A new detachable quad will soon join the lift fleet at Whitefish Mountain Resort, although the exact timeline is uncertain. The Chair 4 Express (name TBD) will be the first detachable lift servicing the mountain’s new day lodge, where nearly 70 percent of Whitefish skiers now start their day. The big lift will replace Great Northern, a Stadeli triple which opened in 1978 but loads higher than the replacement. The top terminal will be very close to where the old Chair 5 unloaded.
The new lift will open a half hour earlier than the workhorse Big Mountain Express and relieve pressure from the Base Lodge and Bad Rock beginner lifts. Hourly capacity will be 2,200 skiers, more than double Chair 4 on the rare occasions it is open. A number of trails will be re-graded to converge at the new load point. “When people stand at the current carpet lift and look up the mountain when this project is done it will look very different from how it looks today,” says Whitefish.
The resort did not release a timeline or manufacturer although planning is well underway. Whitefish is already seeking Forest Service approval for its Hellroaring Basin improvement project, which includes two new lifts. If approved, all three new lifts will be well worth the wait on an already great Big Mountain.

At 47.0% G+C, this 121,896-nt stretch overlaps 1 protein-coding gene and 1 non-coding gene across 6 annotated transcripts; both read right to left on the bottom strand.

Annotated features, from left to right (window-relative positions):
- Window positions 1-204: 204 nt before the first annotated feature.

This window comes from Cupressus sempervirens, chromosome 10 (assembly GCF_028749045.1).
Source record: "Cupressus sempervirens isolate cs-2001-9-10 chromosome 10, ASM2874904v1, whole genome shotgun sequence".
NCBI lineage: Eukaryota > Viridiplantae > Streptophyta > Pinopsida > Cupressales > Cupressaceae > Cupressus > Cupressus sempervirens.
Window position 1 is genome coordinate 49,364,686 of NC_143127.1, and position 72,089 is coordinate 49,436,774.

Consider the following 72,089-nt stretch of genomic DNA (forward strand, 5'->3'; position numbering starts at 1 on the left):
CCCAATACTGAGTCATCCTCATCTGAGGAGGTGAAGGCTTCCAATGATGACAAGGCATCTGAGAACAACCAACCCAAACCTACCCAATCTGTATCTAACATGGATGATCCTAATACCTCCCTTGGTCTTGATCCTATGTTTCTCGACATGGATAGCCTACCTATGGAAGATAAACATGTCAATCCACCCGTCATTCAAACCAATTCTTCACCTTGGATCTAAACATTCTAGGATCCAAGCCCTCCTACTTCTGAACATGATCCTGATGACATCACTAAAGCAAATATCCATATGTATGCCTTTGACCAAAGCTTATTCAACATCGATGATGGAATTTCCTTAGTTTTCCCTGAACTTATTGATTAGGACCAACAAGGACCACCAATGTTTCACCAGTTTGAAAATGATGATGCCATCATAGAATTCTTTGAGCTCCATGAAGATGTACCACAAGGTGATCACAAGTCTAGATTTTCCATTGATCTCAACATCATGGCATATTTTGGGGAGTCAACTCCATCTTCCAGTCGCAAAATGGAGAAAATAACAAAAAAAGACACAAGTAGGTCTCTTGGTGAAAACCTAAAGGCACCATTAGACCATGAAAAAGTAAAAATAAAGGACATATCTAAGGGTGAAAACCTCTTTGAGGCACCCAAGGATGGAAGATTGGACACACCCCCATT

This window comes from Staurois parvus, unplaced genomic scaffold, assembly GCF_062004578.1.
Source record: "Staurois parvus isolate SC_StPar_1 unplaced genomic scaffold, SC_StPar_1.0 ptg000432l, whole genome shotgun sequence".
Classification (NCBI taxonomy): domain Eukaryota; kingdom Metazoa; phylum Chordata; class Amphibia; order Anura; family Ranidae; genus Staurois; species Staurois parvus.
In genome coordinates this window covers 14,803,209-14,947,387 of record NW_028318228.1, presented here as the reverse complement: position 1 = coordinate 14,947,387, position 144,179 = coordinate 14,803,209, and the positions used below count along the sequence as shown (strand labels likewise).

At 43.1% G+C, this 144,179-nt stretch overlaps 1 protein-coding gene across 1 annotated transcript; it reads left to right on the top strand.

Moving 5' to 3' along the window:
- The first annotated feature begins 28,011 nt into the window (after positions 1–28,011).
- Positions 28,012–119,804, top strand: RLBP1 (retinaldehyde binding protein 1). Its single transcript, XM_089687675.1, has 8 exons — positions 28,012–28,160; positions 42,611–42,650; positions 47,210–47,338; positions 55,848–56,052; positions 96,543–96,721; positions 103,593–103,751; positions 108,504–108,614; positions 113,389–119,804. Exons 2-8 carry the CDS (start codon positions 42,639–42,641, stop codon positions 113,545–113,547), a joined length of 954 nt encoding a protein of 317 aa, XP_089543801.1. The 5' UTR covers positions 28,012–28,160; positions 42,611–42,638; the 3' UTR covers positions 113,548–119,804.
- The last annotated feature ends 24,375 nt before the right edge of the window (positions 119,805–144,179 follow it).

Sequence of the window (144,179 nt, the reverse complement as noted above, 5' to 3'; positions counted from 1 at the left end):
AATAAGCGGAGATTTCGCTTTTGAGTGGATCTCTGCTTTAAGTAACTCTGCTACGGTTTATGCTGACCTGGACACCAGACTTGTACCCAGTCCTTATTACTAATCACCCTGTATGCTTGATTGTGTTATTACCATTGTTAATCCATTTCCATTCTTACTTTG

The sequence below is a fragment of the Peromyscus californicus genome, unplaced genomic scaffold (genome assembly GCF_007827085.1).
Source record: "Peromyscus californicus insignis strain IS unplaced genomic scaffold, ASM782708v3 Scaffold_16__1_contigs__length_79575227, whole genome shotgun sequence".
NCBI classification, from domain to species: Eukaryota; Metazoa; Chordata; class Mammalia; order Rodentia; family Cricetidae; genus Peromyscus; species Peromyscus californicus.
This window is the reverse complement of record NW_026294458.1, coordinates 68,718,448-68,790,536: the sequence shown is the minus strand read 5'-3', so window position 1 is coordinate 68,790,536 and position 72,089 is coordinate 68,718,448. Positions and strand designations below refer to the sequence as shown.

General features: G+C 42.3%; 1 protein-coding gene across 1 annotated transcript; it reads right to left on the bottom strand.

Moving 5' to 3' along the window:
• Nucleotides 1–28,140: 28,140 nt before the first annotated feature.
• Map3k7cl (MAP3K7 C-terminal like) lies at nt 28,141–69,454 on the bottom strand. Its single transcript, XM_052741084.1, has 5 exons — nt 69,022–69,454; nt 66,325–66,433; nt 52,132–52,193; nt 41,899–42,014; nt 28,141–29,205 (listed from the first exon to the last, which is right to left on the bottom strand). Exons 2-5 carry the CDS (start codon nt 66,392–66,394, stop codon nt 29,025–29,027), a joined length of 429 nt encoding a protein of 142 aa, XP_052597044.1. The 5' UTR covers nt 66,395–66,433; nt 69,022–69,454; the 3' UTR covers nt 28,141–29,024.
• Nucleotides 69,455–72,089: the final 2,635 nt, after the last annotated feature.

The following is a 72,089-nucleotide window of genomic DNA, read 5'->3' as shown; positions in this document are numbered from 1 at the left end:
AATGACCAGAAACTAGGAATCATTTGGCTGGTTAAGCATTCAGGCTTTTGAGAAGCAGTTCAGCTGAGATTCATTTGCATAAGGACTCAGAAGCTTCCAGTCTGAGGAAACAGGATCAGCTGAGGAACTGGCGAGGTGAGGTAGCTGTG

Every Tuesday, I feature my favorite Instagram photos from around the lift world.
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Now that's what we call a drive shaft, the heavy equipment is being rolled in and on schedule for completion in Decemburrr🚦 We sure can't wait! #FantasticFamilyFun #SasquatchMountain #SMR #GetOutandPlay #construction #hemlockvalley #newblueprogress #mountains #mountainlove #driveshaft #progress #winter